The country's state nuclear energy company Areva is well positioned to supply the UAE since it can take the spent fuel back, recycle most of it and store the remainder on French soil.

"There's plenty of room, it seems, for dozens of French firms," Pierre Lellouche, the French foreign trade minister, said regarding nuclear contracts in the UAE during a recent visit to Abu Dhabi.

Australia, which has 40 per cent of the world's known uranium reserves, has been most vocal about its desire to make the UAE its customer.

It is already the world's third top supplier of uranium ore and has successfully sold to China, the estimated market for about two-thirds of the new reactors planned over the next 20 years.

Australia's foreign minister, Kevin Rudd, visited Abu Dhabi in March to announce his country's hopes for a bilateral uranium trade agreement, although he stipulated Australia would require potential partners to maintain strict control over nuclear material.

"A bilateral safeguards agreement with Australia is a further strict non-proliferation condition that Australia requires for supplying uranium," he said at the time.

The two biggest suppliers of uranium, Canada and Kazakhstan, have yet to sign nuclear cooperation agreements with the UAE.

Available at: http://www.thenational.ae/thenationalconversation/industry-insights/energy/clamour-to-supply-uae-nuclear-needs

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2.
No consensus on crossait nuclear safety pact: official
Focus Taiwan News Channel
8/11/2011
(for personal use only)


Taiwan and mainland China have not reached a consensus over the signing of an agreement on nuclear safety cooperation during the upcoming seventh round of top-level cross-Taiwan Strait talks, officials said Thursday.

Kao Koong-lian, vice chairman of Taiwan's Straits Exchange Foundation (SEF), said that both sides are still exchanging views on the issue.

The statement came after officials said a day earlier that a much-anticipated investment protection agreement might also not be signed during the meeting slated to take place in the Chinese city of Tianjin in late August or early September between SEF Chairman Chiang Pin-kung and his Chinese counterpart, Association for Relations Across the Taiwan Straits President Chen Yunlin.

Although Wang Yi, director of the Taiwan Affairs Office of China's State Council, had earlier expressed optimism about the signing of both the nuclear safety agreement and the investment protection pact, the two sides failed during a working-level meeting in Shanghai that ended Aug. 7 to resolve differences on a dispute arbitration mechanism and ways of protecting Taiwan businessmen's safety in China.

Taiwan has proposed that disputes between Taiwanese businessmen and the Chinese government should be arbitrated by the International Chamber of Commerce (ICC), but China remains sensitive about the idea, officials said earlier in the week, adding that further talks are needed.

Available at: http://focustaiwan.tw/ShowNews/WebNews_Detail.aspx?Type=aALL&ID=201108110052

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G.  Nuclear Oversight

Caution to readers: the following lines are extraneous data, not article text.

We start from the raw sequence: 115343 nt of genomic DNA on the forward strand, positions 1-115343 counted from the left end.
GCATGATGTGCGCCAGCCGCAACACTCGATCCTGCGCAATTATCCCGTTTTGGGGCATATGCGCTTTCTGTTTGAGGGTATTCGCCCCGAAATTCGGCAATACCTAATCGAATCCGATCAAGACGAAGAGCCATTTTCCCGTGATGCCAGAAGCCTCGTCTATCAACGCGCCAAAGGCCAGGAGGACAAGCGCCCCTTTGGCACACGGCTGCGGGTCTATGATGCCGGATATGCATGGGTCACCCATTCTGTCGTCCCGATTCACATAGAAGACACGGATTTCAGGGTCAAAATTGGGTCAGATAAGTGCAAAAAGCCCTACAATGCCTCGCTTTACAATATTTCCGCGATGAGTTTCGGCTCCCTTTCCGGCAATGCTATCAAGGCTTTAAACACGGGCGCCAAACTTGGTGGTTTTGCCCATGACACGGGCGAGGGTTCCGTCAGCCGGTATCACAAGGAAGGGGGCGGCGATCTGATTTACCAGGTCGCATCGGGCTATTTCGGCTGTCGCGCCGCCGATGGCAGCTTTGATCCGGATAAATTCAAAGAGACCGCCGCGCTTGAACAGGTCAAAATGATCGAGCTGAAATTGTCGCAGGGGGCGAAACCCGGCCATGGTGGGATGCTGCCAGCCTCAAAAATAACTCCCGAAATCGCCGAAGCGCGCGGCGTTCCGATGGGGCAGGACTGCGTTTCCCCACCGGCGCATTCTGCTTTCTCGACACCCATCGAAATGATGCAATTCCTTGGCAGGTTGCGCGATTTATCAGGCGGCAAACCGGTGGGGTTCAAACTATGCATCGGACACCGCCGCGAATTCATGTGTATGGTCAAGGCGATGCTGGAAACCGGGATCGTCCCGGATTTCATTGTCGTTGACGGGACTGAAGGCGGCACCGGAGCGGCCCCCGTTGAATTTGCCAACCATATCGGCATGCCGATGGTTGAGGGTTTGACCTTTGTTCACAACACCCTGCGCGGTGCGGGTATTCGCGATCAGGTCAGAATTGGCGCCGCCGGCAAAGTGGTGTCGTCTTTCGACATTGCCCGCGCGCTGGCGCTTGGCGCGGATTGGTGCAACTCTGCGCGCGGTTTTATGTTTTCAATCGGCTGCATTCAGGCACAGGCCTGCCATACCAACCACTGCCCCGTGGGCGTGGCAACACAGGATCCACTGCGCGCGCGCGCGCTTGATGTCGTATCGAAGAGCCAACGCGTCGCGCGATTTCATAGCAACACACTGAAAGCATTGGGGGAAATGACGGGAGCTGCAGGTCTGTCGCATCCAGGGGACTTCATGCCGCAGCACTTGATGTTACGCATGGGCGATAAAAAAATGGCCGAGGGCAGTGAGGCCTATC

1.
Japan cites lessons from nuke accident
Pia Lee-Brago
The Phillipine Star
8/18/2011
(for personal use only)


Since the accident at the Fukushima nuclear power stations last March, Japan said a midterm to long-term initiative is needed to settle the situation, imposing a huge burden on society, including the evacuation of many residents in the vicinity in the long run.

In a report to the International Atomic Energy Agency (IAEA), the Japanese government said the burden arising from such a midterm to long-term initiative also has a major impact on industrial activities, including the farming and livestock sectors.

“Japan’s basic policy is to release information about this accident with a high degree of transparency,” the Japanese government said in its report.

“There are thus many aspects different from the accidents in the past at the Three Mile Island Nuclear Power Plant and the Chernobyl Nuclear Power Plant,” it added.

The accident is also characterized by emergency response activities that had to be performed in a situation where the earthquake and tsunami destroyed the social infrastructure such as electricity supply, communication and transportation system across a wide area. The occurrence of aftershocks frequently impeded various response activities.

“This accident led to a severe accident, shook the trust of the public, and warned those engaged in nuclear energy of their overconfidence in nuclear safety. It is therefore important to learn lessons from this accident,” the report said.

The lessons learned by Japan from the Fukushima accident are presented into five categories emphasizing the most important basic principle of securing nuclear safety.

“We consider it inevitable to carry out a fundamental review of nuclear safety measures in Japan based on these lessons,” it said.

Lessons in category 1 stemmed from the fact that the Fukushima accident has been severe, and from reviewing the sufficiency of preventive measures against such a severe accident.

Lessons in category 2 arose from reviewing the adequacy of the responses to the accident.

Category 3 involved lessons learned from reviewing the adequacy of the emergency responses to the nuclear disaster.

Learning from the review of the robustness of the safety infrastructure established at nuclear power stations is the focus of lessons in category 4, while those in category 5 arose from a review of the thoroughness of the safety culture.

The Japanese government said the situation has become extremely trying for Japan, insofar as it has had to execute counter-measures during the nuclear accident while also dealing with the broader disaster caused by the earthquake and tsunamis.